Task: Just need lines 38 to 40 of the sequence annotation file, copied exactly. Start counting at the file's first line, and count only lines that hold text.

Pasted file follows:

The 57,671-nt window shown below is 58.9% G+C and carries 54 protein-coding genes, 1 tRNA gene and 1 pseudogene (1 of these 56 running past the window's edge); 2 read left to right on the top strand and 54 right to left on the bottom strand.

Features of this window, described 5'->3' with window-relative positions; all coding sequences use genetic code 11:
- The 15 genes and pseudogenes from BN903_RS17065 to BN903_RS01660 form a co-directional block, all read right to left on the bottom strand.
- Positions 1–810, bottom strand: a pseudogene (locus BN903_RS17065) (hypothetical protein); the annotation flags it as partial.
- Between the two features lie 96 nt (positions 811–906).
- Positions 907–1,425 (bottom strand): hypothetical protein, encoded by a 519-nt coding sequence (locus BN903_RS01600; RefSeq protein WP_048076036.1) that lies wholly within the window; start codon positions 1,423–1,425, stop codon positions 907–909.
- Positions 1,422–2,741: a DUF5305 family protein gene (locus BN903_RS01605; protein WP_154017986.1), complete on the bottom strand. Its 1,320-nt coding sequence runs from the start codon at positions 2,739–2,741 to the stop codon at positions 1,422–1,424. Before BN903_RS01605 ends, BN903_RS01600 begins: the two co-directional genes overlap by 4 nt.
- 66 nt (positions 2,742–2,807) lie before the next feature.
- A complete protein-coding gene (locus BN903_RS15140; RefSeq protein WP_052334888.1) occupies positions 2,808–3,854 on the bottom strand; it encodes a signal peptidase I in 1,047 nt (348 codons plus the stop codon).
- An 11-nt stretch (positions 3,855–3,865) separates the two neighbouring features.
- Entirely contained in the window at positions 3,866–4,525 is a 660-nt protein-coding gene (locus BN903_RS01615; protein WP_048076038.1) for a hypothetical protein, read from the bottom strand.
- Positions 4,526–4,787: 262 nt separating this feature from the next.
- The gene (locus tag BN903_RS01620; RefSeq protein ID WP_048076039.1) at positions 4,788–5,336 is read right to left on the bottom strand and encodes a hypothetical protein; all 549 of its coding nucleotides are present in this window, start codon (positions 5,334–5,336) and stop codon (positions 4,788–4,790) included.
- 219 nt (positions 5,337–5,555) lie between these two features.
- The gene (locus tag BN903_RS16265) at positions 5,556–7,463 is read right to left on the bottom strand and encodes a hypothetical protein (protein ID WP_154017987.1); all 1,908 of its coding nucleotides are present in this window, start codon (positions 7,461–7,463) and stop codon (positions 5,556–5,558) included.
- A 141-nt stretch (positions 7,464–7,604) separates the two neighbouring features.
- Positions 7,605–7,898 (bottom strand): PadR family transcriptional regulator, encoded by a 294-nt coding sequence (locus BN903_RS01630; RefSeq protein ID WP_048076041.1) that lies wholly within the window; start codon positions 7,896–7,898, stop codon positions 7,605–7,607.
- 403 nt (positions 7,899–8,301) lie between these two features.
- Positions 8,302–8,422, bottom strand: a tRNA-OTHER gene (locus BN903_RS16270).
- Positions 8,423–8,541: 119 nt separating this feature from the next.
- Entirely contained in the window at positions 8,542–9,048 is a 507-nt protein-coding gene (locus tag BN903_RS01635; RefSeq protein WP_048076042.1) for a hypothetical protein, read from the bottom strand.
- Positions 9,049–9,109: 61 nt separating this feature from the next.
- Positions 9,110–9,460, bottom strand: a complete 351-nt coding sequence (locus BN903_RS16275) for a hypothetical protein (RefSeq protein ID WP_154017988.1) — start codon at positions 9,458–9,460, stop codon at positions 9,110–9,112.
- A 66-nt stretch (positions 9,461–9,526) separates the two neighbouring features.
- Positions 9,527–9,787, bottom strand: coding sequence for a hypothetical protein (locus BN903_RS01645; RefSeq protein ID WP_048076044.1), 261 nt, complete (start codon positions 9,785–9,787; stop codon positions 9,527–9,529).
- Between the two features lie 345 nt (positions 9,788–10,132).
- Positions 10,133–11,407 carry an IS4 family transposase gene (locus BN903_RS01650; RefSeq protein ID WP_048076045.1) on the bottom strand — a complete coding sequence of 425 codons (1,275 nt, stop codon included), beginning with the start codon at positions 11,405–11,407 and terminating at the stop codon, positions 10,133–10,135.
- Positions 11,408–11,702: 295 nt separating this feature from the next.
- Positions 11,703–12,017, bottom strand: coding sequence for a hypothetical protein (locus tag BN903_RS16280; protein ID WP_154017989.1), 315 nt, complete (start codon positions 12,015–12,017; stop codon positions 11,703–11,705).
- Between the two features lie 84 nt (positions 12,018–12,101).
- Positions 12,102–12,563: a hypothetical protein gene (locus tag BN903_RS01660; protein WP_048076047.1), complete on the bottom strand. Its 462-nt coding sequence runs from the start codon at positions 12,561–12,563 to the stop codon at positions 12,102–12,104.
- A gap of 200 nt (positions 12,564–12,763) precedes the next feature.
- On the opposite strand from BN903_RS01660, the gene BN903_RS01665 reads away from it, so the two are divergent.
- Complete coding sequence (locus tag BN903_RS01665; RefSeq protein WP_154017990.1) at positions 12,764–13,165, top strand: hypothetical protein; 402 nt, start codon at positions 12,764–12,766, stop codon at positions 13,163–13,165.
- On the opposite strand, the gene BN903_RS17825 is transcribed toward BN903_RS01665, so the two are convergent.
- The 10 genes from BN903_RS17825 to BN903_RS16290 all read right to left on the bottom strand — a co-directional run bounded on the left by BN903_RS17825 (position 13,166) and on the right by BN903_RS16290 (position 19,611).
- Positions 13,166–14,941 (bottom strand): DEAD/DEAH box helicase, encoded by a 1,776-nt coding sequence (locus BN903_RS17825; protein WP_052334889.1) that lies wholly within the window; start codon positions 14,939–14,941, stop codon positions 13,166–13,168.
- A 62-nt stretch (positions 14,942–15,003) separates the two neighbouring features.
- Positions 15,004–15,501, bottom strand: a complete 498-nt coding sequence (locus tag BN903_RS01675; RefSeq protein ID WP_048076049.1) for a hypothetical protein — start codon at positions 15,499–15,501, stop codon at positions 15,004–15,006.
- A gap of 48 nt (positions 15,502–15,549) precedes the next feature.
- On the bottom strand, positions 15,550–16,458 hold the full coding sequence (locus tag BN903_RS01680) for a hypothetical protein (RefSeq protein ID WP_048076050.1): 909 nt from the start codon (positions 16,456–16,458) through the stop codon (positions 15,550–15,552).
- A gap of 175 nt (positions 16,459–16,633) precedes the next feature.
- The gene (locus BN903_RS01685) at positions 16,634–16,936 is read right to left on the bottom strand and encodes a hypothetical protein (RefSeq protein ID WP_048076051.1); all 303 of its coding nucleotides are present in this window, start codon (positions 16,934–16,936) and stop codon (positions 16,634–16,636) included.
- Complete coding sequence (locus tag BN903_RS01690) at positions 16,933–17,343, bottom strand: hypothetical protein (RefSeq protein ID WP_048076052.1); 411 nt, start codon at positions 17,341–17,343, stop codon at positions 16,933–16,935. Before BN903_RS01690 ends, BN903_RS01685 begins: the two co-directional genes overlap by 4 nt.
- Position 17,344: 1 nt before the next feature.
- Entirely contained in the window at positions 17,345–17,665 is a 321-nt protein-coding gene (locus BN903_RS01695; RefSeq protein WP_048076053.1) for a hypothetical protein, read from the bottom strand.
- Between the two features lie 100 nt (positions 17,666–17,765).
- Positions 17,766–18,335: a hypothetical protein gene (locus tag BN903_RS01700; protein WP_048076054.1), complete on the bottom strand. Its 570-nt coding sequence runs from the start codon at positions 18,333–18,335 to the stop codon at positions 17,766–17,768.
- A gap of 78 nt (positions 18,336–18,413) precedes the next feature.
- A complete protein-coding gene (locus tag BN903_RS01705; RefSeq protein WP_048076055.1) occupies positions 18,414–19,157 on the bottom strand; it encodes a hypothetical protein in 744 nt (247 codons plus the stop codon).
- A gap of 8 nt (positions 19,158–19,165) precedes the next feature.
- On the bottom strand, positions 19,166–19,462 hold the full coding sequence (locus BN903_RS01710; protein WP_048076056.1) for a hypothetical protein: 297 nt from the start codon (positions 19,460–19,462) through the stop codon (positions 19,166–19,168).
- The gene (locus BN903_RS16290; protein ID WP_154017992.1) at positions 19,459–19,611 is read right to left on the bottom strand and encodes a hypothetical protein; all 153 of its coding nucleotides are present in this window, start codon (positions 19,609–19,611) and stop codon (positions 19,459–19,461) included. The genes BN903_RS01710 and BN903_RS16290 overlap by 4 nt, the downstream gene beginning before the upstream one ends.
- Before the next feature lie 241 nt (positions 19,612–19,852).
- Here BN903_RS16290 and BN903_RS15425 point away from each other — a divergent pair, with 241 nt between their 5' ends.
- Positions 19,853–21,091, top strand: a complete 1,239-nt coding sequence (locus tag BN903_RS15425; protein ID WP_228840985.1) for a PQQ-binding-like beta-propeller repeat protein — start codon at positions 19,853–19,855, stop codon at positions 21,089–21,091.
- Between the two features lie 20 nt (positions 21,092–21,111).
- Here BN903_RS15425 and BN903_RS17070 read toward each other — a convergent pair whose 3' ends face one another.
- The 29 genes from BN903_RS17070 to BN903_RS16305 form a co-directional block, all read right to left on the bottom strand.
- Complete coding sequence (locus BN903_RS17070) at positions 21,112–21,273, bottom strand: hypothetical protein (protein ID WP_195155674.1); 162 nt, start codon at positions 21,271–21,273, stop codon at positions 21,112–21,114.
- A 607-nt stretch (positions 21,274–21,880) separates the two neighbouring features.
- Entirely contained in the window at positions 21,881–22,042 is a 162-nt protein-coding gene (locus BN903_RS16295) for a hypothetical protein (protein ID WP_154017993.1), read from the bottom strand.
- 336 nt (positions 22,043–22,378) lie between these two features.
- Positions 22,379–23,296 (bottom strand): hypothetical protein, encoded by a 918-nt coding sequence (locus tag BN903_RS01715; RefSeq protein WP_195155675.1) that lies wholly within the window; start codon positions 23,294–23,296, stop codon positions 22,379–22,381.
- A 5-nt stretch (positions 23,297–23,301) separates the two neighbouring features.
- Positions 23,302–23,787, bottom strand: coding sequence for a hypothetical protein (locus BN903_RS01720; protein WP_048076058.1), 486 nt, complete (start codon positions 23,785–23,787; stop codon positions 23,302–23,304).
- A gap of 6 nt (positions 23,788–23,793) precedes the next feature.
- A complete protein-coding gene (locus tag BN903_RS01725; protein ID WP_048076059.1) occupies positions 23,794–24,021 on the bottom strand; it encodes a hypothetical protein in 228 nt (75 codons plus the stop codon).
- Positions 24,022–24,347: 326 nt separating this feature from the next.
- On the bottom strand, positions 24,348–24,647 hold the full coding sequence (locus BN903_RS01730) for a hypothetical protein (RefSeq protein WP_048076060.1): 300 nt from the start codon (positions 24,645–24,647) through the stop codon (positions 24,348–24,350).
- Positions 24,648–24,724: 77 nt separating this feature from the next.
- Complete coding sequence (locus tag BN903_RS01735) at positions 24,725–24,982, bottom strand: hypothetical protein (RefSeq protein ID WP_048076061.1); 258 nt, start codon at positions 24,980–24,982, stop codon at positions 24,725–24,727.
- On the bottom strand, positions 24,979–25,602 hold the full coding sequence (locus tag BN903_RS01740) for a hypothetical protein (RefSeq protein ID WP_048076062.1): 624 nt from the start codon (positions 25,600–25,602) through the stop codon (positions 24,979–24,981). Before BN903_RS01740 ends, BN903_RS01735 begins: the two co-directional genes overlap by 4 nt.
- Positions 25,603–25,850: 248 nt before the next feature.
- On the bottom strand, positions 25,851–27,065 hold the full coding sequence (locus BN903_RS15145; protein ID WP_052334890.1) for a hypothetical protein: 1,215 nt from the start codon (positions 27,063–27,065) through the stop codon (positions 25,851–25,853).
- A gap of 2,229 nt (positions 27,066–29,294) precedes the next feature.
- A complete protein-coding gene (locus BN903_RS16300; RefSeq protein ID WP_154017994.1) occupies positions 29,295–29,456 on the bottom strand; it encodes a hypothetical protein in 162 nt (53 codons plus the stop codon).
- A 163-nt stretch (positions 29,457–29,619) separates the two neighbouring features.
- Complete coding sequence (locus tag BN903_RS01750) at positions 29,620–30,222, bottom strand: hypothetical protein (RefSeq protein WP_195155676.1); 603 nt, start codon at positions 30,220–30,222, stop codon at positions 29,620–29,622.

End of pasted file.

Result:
- A 62-nt stretch (positions 14,942–15,003) separates the two neighbouring features.
- Positions 15,004–15,501, bottom strand: a complete 498-nt coding sequence (locus tag BN903_RS01675; RefSeq protein ID WP_048076049.1) for a hypothetical protein — start codon at positions 15,499–15,501, stop codon at positions 15,004–15,006.
- A gap of 48 nt (positions 15,502–15,549) precedes the next feature.